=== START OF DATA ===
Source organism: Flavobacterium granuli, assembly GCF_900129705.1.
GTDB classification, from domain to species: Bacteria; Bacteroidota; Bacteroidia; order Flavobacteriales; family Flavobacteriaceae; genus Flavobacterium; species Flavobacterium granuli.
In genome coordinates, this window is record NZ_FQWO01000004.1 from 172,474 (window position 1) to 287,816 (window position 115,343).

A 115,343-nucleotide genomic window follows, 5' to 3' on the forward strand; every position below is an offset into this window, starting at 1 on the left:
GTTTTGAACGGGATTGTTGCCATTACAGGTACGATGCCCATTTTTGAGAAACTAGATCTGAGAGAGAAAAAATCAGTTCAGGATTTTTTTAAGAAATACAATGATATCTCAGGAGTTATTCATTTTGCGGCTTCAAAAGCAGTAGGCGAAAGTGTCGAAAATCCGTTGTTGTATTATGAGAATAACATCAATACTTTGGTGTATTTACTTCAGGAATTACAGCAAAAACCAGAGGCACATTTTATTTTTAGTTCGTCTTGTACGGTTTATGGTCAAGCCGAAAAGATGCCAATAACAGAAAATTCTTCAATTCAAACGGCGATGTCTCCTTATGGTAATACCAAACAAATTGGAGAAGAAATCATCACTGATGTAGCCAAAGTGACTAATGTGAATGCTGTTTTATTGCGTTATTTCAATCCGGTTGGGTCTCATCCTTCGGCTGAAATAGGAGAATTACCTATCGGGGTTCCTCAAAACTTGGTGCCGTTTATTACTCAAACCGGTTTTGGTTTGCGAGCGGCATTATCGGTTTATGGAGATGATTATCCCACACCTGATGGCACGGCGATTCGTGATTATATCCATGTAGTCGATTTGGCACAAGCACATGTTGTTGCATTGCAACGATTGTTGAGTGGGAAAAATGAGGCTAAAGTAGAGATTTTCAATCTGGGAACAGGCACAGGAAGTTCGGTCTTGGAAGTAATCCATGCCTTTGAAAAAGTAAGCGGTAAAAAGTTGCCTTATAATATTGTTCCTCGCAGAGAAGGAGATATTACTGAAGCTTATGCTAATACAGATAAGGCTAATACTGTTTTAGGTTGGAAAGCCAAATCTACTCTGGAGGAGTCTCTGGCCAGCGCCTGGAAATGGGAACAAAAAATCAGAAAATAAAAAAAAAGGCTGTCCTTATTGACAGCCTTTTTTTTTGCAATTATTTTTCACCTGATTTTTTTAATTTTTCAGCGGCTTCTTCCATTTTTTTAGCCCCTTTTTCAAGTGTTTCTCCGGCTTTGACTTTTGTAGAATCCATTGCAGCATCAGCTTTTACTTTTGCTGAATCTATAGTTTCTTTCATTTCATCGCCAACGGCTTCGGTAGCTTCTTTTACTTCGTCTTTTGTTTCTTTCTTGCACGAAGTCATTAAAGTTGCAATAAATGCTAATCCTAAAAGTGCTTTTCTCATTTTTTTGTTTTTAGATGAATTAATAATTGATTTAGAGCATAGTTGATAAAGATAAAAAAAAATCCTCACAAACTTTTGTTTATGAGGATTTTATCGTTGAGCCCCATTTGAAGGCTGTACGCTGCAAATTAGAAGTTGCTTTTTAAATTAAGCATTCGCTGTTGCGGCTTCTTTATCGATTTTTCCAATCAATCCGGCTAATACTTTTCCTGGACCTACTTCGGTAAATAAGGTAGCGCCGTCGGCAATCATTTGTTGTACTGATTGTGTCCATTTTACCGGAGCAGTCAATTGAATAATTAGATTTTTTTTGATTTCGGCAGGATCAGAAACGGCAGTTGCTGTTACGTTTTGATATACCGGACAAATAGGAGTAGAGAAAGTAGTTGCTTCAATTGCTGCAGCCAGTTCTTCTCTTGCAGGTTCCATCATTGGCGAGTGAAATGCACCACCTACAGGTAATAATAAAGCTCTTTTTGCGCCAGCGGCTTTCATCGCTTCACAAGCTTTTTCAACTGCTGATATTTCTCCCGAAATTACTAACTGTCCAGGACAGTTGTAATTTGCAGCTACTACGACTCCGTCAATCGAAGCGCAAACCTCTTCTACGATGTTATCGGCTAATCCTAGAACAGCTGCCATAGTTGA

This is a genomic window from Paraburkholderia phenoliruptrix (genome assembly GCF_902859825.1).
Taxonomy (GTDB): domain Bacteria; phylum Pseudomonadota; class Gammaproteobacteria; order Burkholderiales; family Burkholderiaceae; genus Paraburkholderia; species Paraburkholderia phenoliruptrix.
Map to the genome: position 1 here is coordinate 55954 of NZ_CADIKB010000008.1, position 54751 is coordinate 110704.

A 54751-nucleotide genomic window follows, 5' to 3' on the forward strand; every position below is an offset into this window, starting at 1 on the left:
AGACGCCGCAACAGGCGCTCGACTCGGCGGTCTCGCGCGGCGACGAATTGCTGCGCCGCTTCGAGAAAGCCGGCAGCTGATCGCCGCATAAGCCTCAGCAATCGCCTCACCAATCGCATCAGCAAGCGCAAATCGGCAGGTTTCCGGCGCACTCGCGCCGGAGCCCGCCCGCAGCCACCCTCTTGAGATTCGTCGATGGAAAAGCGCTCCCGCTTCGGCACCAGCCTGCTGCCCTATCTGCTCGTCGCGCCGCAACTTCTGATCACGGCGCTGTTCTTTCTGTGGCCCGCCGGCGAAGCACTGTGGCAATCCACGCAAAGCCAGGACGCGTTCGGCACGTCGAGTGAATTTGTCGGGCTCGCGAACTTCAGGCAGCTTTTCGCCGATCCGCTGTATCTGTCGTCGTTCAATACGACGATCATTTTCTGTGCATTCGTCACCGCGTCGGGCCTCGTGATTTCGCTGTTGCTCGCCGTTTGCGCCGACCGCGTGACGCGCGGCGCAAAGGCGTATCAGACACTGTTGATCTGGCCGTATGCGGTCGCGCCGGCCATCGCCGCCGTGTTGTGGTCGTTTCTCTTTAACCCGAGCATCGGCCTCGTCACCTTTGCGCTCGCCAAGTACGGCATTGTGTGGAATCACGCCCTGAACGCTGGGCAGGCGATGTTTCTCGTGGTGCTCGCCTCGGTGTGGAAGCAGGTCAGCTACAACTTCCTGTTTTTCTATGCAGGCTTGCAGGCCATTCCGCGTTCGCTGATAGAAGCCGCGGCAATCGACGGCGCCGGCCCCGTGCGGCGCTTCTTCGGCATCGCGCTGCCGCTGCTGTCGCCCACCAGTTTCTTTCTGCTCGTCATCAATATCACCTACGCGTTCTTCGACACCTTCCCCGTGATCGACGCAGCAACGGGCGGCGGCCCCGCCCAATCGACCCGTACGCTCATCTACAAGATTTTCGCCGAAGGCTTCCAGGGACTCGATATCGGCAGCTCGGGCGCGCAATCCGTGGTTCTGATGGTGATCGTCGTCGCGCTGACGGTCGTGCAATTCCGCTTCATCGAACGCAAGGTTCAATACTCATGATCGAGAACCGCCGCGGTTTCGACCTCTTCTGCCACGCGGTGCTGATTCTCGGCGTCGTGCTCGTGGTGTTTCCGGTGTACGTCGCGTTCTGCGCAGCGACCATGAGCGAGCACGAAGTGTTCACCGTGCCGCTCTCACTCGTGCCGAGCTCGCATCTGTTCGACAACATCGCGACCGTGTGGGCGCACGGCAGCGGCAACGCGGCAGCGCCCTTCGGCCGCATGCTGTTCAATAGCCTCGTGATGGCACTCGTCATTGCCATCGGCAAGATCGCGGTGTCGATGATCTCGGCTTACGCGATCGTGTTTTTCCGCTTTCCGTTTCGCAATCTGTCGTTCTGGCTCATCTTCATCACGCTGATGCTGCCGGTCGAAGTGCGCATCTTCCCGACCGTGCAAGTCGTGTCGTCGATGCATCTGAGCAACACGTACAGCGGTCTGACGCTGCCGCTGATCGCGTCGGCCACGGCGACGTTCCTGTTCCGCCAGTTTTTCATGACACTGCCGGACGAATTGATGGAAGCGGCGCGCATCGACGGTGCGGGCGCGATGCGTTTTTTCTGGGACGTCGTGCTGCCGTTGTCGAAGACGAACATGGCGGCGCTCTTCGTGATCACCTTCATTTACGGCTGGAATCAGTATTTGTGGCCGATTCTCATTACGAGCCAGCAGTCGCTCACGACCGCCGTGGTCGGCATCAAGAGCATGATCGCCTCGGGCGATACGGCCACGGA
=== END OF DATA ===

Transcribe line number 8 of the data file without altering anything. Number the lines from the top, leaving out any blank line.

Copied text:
Map to the genome: position 1 here is coordinate 55954 of NZ_CADIKB010000008.1, position 54751 is coordinate 110704.